Facebook is slowly becoming the internet.
The social network announced as part of its third-quarter earnings Nov. 2 that 1.79 billion people now access Facebook in some capacity every month—16 percent more than this time last year.
According to the internet-monitoring website Internet Live Stats, there are an estimated 3.42 billion internet users around the world, as of July 2016. The simple math shows roughly 52 percent of the entire global internet-using population has a Facebook account they check (at least) monthly.
As far back as July 2015, news outlets were reporting that about half of the world’s internet users had Facebook accounts. But now active Facebook users have jumped over that 50 percent mark.
The number of internet users is growing every day, thanks to increased access to affordable smartphones and initiatives to spread connectivity to traditionally hard-to-reach places. Even Facebook, in its bid to get that remaining 48 percent of internet users, is trying to bring the internet to remote locations using massive, autonomous, solar-powered drones that first took flight this summer.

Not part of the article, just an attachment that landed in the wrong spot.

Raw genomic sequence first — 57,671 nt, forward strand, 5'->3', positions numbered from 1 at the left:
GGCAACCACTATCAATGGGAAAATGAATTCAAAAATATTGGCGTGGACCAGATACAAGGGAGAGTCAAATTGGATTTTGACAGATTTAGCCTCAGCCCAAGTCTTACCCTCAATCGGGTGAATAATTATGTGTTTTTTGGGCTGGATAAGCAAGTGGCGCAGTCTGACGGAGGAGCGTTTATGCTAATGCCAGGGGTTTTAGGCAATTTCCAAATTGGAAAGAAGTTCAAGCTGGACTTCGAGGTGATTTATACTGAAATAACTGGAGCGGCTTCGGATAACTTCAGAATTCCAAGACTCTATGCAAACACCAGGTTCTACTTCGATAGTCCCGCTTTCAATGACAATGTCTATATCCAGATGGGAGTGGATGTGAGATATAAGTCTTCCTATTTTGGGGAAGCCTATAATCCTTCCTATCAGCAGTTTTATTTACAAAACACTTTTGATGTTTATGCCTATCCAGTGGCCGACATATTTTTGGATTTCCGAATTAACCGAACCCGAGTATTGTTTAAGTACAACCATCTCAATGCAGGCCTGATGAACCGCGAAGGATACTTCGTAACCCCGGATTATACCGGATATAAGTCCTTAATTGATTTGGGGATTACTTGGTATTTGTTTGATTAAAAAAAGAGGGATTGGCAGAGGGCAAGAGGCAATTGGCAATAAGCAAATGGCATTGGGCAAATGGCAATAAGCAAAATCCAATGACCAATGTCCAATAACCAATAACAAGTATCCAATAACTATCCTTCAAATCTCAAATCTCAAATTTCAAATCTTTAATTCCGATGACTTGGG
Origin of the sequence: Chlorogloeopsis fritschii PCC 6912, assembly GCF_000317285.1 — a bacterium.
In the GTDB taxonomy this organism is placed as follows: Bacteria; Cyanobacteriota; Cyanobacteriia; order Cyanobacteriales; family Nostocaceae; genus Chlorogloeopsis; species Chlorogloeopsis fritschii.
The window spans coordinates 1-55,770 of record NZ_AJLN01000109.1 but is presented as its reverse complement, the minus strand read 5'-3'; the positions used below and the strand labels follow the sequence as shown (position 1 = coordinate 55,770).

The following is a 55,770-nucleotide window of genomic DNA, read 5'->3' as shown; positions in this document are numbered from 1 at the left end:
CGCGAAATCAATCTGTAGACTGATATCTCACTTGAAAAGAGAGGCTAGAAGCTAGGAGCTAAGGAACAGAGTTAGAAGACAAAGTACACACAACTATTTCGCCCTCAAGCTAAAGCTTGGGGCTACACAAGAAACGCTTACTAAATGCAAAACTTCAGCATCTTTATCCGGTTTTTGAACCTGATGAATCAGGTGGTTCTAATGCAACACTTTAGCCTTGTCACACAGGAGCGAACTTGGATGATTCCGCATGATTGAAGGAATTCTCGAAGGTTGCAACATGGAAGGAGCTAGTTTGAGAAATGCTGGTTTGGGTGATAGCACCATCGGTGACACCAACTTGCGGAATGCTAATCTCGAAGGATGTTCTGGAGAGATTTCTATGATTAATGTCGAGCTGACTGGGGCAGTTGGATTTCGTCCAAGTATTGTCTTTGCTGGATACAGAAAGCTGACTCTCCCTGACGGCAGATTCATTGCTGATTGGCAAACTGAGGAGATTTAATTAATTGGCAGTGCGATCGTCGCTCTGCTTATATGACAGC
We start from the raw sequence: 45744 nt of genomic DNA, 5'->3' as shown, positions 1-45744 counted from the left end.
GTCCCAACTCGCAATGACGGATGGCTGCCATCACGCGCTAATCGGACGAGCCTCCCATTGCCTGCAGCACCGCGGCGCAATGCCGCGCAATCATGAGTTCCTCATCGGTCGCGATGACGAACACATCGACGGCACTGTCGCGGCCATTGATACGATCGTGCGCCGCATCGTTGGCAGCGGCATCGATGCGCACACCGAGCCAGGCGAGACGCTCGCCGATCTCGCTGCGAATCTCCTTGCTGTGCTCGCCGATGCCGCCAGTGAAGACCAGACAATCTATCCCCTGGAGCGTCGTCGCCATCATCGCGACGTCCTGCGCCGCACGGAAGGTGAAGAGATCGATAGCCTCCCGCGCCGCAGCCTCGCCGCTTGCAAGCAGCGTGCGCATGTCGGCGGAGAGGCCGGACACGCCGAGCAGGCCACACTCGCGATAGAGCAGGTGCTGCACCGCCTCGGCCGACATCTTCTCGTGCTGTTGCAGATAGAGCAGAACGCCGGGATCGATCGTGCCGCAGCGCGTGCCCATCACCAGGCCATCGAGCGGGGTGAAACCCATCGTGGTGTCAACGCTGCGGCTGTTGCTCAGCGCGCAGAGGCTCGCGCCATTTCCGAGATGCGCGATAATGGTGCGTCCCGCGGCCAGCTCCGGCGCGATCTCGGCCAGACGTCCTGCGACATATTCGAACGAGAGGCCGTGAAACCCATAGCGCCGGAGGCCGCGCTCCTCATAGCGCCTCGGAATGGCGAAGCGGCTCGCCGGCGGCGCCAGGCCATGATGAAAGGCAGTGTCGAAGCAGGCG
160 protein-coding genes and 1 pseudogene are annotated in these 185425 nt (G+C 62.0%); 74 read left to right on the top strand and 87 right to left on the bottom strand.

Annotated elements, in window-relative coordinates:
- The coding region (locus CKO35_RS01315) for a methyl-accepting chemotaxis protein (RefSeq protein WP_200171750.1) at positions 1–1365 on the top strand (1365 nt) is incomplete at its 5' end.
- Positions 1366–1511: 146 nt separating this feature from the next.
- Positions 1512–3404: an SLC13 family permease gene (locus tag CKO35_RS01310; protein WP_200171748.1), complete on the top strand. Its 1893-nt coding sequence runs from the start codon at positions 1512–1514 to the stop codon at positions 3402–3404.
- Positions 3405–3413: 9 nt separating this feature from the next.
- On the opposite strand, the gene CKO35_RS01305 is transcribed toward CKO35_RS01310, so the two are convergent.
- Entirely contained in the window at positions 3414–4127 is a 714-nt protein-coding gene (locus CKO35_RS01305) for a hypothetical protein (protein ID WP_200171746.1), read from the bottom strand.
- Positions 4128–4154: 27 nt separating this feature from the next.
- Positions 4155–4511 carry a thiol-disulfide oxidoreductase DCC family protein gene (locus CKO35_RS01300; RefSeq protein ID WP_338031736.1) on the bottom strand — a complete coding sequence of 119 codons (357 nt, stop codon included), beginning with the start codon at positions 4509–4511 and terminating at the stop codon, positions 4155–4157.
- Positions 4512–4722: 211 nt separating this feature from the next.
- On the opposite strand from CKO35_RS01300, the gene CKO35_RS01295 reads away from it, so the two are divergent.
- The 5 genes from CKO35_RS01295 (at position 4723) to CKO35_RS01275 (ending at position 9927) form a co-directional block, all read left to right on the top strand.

And for millions around the world, there is no delineation between “the internet” and Facebook, thanks to the company’s connectivity efforts in developing nations. As Facebook continues to grow around the world, and rake in billions in advertising revenue on its users’ data, it’s worth considering what it really means that millions rely on a single website for news and information (even when it’s fake), staying in touch with friends and family, and potentially as the only access point to the internet itself.
By: Mike Murphy Quartz
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